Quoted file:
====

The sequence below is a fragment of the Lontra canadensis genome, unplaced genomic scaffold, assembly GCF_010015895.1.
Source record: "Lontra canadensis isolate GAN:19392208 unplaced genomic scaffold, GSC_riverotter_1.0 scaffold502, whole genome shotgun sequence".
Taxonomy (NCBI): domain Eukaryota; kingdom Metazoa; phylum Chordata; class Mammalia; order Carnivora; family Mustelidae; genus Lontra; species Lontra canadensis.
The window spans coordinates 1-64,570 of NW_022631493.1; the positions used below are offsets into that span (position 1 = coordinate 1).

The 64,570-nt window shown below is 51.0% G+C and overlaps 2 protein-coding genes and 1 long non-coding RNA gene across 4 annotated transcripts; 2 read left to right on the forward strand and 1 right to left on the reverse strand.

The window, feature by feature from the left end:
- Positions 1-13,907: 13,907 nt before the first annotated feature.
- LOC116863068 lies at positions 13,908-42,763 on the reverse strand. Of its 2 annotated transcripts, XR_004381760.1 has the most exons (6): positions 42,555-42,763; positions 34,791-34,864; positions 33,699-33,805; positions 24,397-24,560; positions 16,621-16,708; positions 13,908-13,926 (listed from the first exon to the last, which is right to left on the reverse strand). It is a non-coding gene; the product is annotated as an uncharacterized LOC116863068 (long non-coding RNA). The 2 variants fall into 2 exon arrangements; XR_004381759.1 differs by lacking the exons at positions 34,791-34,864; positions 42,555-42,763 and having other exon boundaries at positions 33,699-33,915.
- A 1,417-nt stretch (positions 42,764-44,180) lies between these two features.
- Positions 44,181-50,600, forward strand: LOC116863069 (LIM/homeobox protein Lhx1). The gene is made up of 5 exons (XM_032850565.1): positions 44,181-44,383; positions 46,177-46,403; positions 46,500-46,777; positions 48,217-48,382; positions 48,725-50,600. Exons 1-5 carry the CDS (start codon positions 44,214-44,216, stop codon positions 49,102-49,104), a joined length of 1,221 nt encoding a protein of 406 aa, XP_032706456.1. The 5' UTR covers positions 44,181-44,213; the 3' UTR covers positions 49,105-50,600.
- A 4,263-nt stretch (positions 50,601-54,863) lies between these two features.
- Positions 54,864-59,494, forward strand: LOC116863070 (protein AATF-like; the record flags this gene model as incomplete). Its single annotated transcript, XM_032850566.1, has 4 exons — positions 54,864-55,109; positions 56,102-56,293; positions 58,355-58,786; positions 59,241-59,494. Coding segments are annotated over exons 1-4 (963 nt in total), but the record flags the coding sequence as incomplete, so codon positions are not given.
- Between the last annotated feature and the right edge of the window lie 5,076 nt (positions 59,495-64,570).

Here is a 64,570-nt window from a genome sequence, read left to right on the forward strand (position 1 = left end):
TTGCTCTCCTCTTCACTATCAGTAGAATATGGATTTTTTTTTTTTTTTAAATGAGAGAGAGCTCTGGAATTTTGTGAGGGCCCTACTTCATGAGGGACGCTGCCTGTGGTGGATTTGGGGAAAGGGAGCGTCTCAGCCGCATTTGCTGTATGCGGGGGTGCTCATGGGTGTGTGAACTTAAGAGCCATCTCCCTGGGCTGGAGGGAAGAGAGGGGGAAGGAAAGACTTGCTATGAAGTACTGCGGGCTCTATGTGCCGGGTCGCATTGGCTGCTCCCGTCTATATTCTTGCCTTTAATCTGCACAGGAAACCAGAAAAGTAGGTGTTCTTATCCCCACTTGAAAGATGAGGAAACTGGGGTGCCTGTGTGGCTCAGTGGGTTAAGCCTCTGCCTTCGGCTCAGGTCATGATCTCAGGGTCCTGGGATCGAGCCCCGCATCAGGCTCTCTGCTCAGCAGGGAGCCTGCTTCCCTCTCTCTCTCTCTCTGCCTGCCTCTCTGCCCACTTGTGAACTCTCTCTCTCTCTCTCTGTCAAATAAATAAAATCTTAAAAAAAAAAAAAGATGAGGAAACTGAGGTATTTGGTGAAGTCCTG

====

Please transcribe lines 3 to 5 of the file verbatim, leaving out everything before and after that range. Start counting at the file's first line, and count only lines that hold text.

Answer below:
Taxonomy (NCBI): domain Eukaryota; kingdom Metazoa; phylum Chordata; class Mammalia; order Carnivora; family Mustelidae; genus Lontra; species Lontra canadensis.
The window spans coordinates 1-64,570 of NW_022631493.1; the positions used below are offsets into that span (position 1 = coordinate 1).

The 64,570-nt window shown below is 51.0% G+C and overlaps 2 protein-coding genes and 1 long non-coding RNA gene across 4 annotated transcripts; 2 read left to right on the forward strand and 1 right to left on the reverse strand.